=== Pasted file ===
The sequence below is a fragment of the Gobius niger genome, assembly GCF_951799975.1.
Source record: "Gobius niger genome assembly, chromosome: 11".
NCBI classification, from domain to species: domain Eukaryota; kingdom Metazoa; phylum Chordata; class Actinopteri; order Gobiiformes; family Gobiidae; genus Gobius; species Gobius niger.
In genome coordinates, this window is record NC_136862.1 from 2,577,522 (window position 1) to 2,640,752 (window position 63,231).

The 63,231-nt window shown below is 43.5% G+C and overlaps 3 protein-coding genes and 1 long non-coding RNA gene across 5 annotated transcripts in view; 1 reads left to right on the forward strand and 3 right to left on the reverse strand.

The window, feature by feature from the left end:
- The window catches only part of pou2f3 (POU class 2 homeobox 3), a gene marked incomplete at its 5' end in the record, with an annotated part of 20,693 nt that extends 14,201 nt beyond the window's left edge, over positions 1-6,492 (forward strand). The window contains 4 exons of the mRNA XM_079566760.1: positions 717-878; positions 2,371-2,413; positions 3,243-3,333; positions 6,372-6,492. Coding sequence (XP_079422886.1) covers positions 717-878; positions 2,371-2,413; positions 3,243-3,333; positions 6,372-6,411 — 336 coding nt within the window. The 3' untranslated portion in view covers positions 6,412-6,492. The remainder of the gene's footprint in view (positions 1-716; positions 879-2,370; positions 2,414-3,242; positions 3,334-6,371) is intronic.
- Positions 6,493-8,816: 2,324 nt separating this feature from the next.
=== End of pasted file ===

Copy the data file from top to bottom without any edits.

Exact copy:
The sequence below is a fragment of the Gobius niger genome, assembly GCF_951799975.1.
Source record: "Gobius niger genome assembly, chromosome: 11".
NCBI classification, from domain to species: domain Eukaryota; kingdom Metazoa; phylum Chordata; class Actinopteri; order Gobiiformes; family Gobiidae; genus Gobius; species Gobius niger.
In genome coordinates, this window is record NC_136862.1 from 2,577,522 (window position 1) to 2,640,752 (window position 63,231).

The 63,231-nt window shown below is 43.5% G+C and overlaps 3 protein-coding genes and 1 long non-coding RNA gene across 5 annotated transcripts in view; 1 reads left to right on the forward strand and 3 right to left on the reverse strand.

The window, feature by feature from the left end:
- The window catches only part of pou2f3 (POU class 2 homeobox 3), a gene marked incomplete at its 5' end in the record, with an annotated part of 20,693 nt that extends 14,201 nt beyond the window's left edge, over positions 1-6,492 (forward strand). The window contains 4 exons of the mRNA XM_079566760.1: positions 717-878; positions 2,371-2,413; positions 3,243-3,333; positions 6,372-6,492. Coding sequence (XP_079422886.1) covers positions 717-878; positions 2,371-2,413; positions 3,243-3,333; positions 6,372-6,411 — 336 coding nt within the window. The 3' untranslated portion in view covers positions 6,412-6,492. The remainder of the gene's footprint in view (positions 1-716; positions 879-2,370; positions 2,414-3,242; positions 3,334-6,371) is intronic.
- Positions 6,493-8,816: 2,324 nt separating this feature from the next.